Medical students graduating from the University of the West Indies may find it increasingly difficult to secure internship placements as the Queen Elizabeth Hospital (QEH).
Head of Pediatrics and coordinator of QEH’s internship programme Dr Clyde Cave said the hospital had limited capacity to absorb the number of graduates from the Faculty of Medical Sciences at Cave Hill.
And he warned that situation could worsen if left unchecked.
Speaking at the Martindale Road facility during the intake of 30 interns for the 2014-2015 period, Dr Cave revealed that QEH could only accept 30 of the 55 graduates who applied for the one-year internship programme. Forty-four of the applicants were Barbadians.
“What you are seeing this morning is the 30 who were elected based on the top grades to start their apprenticeship. They [unsuccessful applicants] have to look for other internship positions which are hard to come by because there seems to be an over supply of medical degrees compared with the traditional places for internship,” he said.
“Previously we had 20 students per year graduating from our medical school and we had 20 internship positions and then it slowly increased. The numbers are increasing so perhaps this situation may be even worst in years to come. It fluctuates, the University would have to speak to how many people that they have. Our regulations state that we have to select Bajans first so we never even got down to the non-Barbadian Caribbean applicants who we had because as we said, there are more Barbadians with degrees than we have positions for. So all of the other applicants, while eligible, were not considered,” he pointed out.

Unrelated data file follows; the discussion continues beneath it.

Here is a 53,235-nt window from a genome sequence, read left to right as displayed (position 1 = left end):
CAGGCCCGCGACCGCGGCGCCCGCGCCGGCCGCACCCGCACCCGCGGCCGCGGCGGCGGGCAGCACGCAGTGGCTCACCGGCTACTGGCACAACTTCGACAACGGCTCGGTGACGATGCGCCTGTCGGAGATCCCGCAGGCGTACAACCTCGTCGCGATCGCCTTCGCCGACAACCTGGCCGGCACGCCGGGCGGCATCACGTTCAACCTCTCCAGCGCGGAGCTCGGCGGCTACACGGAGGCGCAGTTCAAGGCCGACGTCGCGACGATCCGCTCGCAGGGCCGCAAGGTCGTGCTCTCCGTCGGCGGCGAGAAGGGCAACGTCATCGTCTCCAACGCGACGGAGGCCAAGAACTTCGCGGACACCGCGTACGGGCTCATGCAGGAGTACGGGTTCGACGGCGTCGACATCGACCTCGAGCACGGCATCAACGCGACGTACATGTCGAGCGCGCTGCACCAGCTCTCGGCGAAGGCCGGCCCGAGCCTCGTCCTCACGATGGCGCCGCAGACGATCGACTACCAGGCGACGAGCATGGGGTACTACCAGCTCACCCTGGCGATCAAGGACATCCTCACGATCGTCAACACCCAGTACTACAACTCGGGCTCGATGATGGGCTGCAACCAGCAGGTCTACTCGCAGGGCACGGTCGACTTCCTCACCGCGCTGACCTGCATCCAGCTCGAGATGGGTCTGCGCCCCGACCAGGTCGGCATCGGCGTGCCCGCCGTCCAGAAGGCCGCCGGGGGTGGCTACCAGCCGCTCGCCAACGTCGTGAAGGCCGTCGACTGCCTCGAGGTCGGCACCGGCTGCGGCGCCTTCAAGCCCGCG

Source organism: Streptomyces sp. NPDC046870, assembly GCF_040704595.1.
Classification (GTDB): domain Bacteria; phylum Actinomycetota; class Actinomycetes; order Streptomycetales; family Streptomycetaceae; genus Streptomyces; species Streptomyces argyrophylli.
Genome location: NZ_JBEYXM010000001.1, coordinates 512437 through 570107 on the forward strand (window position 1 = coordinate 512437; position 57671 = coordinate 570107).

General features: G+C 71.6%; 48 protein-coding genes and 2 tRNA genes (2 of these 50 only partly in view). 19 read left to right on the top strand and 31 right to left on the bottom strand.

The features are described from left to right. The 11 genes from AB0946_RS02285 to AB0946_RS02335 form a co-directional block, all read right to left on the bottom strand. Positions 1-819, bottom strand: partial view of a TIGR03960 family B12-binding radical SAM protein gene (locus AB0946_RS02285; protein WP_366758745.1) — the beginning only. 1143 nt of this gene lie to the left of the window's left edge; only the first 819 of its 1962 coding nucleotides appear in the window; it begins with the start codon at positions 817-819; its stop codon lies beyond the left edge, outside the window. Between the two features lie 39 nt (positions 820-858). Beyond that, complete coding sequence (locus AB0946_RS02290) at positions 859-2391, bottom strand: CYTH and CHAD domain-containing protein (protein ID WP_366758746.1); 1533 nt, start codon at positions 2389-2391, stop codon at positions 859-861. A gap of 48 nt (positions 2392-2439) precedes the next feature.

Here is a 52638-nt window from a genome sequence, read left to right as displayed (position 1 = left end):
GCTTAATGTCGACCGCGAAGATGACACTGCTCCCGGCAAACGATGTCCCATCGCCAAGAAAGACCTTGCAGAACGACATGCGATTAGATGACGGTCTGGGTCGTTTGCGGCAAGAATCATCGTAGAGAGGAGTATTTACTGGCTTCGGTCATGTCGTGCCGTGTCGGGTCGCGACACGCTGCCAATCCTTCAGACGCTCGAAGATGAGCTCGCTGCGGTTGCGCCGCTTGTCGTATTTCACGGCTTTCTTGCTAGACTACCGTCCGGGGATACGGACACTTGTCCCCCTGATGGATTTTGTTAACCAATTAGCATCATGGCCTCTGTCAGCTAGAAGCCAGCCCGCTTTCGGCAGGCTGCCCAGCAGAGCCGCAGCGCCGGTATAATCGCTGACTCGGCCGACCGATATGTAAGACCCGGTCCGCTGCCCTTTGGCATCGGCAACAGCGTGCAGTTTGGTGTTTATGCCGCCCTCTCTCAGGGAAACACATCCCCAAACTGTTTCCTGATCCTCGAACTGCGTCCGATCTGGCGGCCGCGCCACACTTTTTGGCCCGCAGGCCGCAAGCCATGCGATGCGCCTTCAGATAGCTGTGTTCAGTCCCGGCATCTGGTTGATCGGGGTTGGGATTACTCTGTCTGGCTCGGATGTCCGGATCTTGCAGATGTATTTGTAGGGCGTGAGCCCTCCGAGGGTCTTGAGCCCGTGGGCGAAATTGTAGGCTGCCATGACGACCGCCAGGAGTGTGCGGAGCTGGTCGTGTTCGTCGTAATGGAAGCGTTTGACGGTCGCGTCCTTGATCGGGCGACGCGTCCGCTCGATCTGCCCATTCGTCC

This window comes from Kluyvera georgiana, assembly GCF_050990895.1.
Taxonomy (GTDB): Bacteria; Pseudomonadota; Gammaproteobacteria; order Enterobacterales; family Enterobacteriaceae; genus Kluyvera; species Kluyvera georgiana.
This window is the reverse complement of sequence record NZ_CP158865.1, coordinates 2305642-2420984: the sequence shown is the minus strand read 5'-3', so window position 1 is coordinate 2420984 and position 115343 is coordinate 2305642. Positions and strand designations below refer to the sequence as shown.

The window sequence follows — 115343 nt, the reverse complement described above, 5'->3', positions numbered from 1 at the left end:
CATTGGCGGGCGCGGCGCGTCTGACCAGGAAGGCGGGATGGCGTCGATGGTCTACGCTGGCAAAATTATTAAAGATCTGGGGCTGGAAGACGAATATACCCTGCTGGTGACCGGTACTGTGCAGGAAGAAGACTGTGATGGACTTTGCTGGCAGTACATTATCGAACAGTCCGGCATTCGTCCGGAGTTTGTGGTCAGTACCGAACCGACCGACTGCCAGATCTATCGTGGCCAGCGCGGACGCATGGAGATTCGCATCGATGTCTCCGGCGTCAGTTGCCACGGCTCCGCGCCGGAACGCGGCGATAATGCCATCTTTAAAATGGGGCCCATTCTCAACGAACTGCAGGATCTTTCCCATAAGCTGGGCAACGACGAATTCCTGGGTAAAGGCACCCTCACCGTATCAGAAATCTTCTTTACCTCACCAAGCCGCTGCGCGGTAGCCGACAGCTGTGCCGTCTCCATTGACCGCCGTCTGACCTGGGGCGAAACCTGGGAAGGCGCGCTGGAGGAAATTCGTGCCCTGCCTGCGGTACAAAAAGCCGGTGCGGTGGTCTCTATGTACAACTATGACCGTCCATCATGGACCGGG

During the programme, interns would spend three-month rotations each in Medicine, Obstetrics & Gynaecology, Pediatrics and Surgery, and be mentored by senior doctors.
They would also be continuously evaluated, and those who perform the best would be designated “Outstanding Interns” with one being selected as “Intern of the Year”.
Meantime, Dr Jamario Skeete, who was named QEH Intern of the Year 2012-2013 advised the new interns they would have to depend on their determination and perseverance during the process.
“You will be faced with challenges of exhaustion and at times frustration . . . it is during these times that you would be called to give of your best. Today as you embark on this journey, I encourage you to continue to give of your absolute best.
“The impact that you will have on patients on a daily basis is immense. Never take it for granted. . . As the intern, you will spend the most time with the patients on your team, be your patients advocate and keep their interests at heart. In despair, call on your colleagues, your friends, your family and most importantly call on your fate and despite hardship, give it your all,” Dr Skeete advised.